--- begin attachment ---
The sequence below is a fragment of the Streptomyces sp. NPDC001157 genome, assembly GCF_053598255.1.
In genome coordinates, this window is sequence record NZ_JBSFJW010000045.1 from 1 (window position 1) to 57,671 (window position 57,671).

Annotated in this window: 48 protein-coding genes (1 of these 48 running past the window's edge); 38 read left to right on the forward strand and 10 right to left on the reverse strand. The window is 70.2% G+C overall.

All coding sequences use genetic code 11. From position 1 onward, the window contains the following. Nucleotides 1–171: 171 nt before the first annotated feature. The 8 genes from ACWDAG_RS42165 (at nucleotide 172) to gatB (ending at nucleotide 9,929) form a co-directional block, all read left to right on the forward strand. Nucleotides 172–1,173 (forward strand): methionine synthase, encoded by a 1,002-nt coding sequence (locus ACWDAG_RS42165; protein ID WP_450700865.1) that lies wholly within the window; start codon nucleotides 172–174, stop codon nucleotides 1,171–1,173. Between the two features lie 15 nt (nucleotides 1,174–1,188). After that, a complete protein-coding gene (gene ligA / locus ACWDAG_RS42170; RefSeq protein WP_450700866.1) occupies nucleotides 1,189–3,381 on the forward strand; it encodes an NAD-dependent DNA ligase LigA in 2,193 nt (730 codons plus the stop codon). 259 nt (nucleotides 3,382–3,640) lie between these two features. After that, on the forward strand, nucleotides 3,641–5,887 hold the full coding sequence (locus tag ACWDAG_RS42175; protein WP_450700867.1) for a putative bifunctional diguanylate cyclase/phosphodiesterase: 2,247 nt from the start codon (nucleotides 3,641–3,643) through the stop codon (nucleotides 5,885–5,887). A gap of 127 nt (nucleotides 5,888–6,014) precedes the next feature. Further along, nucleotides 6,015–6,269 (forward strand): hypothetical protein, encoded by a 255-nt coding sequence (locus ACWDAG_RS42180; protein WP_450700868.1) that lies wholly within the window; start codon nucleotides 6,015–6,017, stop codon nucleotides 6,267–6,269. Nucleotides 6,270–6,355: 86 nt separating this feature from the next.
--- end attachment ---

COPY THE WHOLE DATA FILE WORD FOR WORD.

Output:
The sequence below is a fragment of the Streptomyces sp. NPDC001157 genome, assembly GCF_053598255.1.
In genome coordinates, this window is sequence record NZ_JBSFJW010000045.1 from 1 (window position 1) to 57,671 (window position 57,671).

Annotated in this window: 48 protein-coding genes (1 of these 48 running past the window's edge); 38 read left to right on the forward strand and 10 right to left on the reverse strand. The window is 70.2% G+C overall.

All coding sequences use genetic code 11. From position 1 onward, the window contains the following. Nucleotides 1–171: 171 nt before the first annotated feature. The 8 genes from ACWDAG_RS42165 (at nucleotide 172) to gatB (ending at nucleotide 9,929) form a co-directional block, all read left to right on the forward strand. Nucleotides 172–1,173 (forward strand): methionine synthase, encoded by a 1,002-nt coding sequence (locus ACWDAG_RS42165; protein ID WP_450700865.1) that lies wholly within the window; start codon nucleotides 172–174, stop codon nucleotides 1,171–1,173. Between the two features lie 15 nt (nucleotides 1,174–1,188). After that, a complete protein-coding gene (gene ligA / locus ACWDAG_RS42170; RefSeq protein WP_450700866.1) occupies nucleotides 1,189–3,381 on the forward strand; it encodes an NAD-dependent DNA ligase LigA in 2,193 nt (730 codons plus the stop codon). 259 nt (nucleotides 3,382–3,640) lie between these two features. After that, on the forward strand, nucleotides 3,641–5,887 hold the full coding sequence (locus tag ACWDAG_RS42175; protein WP_450700867.1) for a putative bifunctional diguanylate cyclase/phosphodiesterase: 2,247 nt from the start codon (nucleotides 3,641–3,643) through the stop codon (nucleotides 5,885–5,887). A gap of 127 nt (nucleotides 5,888–6,014) precedes the next feature. Further along, nucleotides 6,015–6,269 (forward strand): hypothetical protein, encoded by a 255-nt coding sequence (locus ACWDAG_RS42180; protein WP_450700868.1) that lies wholly within the window; start codon nucleotides 6,015–6,017, stop codon nucleotides 6,267–6,269. Nucleotides 6,270–6,355: 86 nt separating this feature from the next.